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Heavy Rains Causing Flooding and Landslides in Northern Thailand

houses along the Thai-Myanmar and the Thai-Lao border, for instance, have been under deep floodwater, while farmlands have been damaged.

Homes along the Thai-Myanmar and the Thai-Lao border have been under deep floodwater, while farmlands have been damaged.

 

CHIANG RAI – Several areas throughout Northern Thailand have been inundated, caused by continual downpours since last week, affecting locals, including those living in border areas, Thai News Agency (TNA) reported.

In Mae Fah Luang district of Chiang Rai province, a landslide has also blocked the Saen Muang Go Lao-liew route, causing all types of vehicles to have been impassable, affecting more than 20 villages of hill tribes people in the area.

Officials said on Monday that houses along the Thai-Myanmar and the Thai-Lao border, for instance, have been under deep floodwater, while farmlands have been damaged.

The flooding situation in the Thai North is also critical, as a five-kilometre-road leading to the Nam Pan Village of Song Kwae district in Nan province, for instance, has been completely blocked by landslides caused by heavy downpours, while flash flood has also fallen two power poles, affecting over 50 households in the area. Another landslide has also blocked the Sai Pua-Bo Klua Road leading to the Phu Ka National Park.

Water levels at two canals in Mae Sot district bordering Myanmar in Thailand’s northwestern Tak province have overflowed banks, inundating local villagers’ houses and damaging their farmlands.

The situation has become deteriorated after a massive water runoff, causing water levels of the Moei River, marking the border between Thailand and Myanmar, to have risen over seven metres and overflowed its banks.

According to the officials, houses on both sides of the Moei River have remained under deep floodwater, while cross-border trading has been disrupted.

Updated reports said on Monday afternoon that the flooding in Mae Sot has become more severe, especially in the municipal area, where small vehicles have been impassable, cutting affected locals from the outside world.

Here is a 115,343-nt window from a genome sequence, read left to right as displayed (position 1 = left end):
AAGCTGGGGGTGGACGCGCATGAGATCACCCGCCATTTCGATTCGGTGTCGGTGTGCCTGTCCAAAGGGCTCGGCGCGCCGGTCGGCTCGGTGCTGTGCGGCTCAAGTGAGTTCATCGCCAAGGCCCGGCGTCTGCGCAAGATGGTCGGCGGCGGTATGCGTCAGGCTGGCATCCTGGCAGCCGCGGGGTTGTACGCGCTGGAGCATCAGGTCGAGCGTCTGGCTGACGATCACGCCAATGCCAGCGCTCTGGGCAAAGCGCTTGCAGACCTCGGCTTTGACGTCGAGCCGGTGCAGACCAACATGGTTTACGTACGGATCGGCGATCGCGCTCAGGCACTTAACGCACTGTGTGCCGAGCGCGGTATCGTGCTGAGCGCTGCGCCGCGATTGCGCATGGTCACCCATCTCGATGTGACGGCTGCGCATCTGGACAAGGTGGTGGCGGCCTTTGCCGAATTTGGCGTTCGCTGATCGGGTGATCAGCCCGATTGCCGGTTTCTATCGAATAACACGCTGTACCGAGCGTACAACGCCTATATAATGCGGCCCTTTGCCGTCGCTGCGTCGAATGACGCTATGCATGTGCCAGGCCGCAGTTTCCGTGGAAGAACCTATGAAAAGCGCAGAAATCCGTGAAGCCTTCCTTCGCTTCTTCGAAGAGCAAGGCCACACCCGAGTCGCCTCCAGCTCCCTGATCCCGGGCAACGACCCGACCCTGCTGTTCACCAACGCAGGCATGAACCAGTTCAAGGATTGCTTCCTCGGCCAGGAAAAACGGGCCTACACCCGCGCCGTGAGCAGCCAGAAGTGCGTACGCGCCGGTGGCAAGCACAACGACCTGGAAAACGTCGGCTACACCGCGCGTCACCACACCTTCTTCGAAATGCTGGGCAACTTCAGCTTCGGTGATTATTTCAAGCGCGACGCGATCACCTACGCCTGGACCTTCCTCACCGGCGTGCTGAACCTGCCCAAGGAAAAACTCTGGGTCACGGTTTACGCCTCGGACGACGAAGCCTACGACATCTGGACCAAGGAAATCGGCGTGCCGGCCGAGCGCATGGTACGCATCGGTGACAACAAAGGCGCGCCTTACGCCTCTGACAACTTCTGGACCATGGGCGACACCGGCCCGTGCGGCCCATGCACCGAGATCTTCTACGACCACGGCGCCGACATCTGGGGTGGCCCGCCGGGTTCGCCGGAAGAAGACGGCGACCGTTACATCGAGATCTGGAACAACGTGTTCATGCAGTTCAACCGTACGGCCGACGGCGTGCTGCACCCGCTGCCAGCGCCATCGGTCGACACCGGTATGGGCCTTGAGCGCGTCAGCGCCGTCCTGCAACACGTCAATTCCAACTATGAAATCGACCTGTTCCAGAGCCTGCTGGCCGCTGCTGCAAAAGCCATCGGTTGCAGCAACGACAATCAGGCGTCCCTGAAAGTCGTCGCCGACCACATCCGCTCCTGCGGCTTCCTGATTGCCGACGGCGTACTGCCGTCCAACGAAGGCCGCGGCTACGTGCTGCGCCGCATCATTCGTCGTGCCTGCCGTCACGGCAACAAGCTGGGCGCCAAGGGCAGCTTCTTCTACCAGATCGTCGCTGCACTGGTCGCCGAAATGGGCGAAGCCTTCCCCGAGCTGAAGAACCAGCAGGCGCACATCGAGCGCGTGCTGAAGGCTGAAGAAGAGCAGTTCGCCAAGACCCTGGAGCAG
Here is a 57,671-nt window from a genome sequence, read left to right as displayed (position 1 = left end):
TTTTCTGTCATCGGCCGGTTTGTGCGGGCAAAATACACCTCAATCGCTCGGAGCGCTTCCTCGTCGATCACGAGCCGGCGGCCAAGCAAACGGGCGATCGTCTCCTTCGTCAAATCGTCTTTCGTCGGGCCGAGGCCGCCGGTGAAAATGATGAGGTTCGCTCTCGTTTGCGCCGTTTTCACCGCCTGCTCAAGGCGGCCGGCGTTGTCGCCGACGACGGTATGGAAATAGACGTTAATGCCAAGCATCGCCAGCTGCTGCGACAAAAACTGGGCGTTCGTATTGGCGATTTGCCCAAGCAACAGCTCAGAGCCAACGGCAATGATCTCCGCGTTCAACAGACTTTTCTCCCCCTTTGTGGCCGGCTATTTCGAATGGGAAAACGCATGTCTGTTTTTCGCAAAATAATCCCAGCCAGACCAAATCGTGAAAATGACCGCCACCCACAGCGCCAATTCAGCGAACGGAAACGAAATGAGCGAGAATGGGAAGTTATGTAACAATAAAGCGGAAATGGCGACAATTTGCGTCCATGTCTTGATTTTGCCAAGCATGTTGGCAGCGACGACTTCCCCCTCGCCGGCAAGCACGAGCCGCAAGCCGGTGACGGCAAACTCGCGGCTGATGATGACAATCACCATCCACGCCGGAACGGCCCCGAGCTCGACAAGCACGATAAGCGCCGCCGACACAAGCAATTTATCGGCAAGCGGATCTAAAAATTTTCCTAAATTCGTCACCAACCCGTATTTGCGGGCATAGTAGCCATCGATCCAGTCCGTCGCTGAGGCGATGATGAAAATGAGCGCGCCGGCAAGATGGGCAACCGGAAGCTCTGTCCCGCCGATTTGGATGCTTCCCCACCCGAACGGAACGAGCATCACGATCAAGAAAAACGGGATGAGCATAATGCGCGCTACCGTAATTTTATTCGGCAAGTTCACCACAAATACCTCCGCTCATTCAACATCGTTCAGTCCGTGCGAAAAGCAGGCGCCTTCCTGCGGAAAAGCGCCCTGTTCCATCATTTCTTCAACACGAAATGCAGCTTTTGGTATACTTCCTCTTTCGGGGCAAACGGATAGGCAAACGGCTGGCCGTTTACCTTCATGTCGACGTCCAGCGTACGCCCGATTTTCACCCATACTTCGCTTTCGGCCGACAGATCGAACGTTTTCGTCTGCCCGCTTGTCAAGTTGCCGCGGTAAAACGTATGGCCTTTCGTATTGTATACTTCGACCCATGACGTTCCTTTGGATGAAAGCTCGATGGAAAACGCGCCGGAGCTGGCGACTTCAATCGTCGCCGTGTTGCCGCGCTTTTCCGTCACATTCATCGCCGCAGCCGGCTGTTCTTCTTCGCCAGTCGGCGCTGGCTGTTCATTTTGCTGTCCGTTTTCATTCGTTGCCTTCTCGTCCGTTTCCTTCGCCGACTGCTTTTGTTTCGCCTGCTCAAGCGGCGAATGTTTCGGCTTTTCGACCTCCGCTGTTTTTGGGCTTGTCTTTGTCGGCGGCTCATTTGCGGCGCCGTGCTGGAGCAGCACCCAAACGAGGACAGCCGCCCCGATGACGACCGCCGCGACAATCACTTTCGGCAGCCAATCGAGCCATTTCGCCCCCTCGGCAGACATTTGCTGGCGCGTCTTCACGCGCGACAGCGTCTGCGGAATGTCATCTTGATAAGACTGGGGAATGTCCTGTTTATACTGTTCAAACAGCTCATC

In Sangkhla Buri district, also bordering Myanmar, in Thailand’s western Kanchanaburi province, the Songalia wooden bridge, connecting the district with the adjacent Three Pagoda Pass, has been damaged for about 30 metres in length.

Although the water levels have been receding, the water currents remain strong and people cannot travel between the two points. The provincial governor has, thus, warned officials of other districts to stay alert for possible flooding.

Heavy downpours since last week have also caused water levels of the Mekong River, which passes through Nakhon Phanom province bordering Laos, to increase sharply. People living near local flood-prone areas have been told by officials to be prepared for possible flooding if water overflows the river banks.

Local officials reports that the situation in nearby Sakon Nakhon province has also remained critical, as low lying areas and farmlands have been under floodwater, acknowledging that about 1,000 rai of local ricefields (2.5 rai=1 acre) could have been damaged, while several animal raisers have faced a shortage of feedstuff and villagers have been told to be ready for evacuation and to move their valuable assets to higher grounds.

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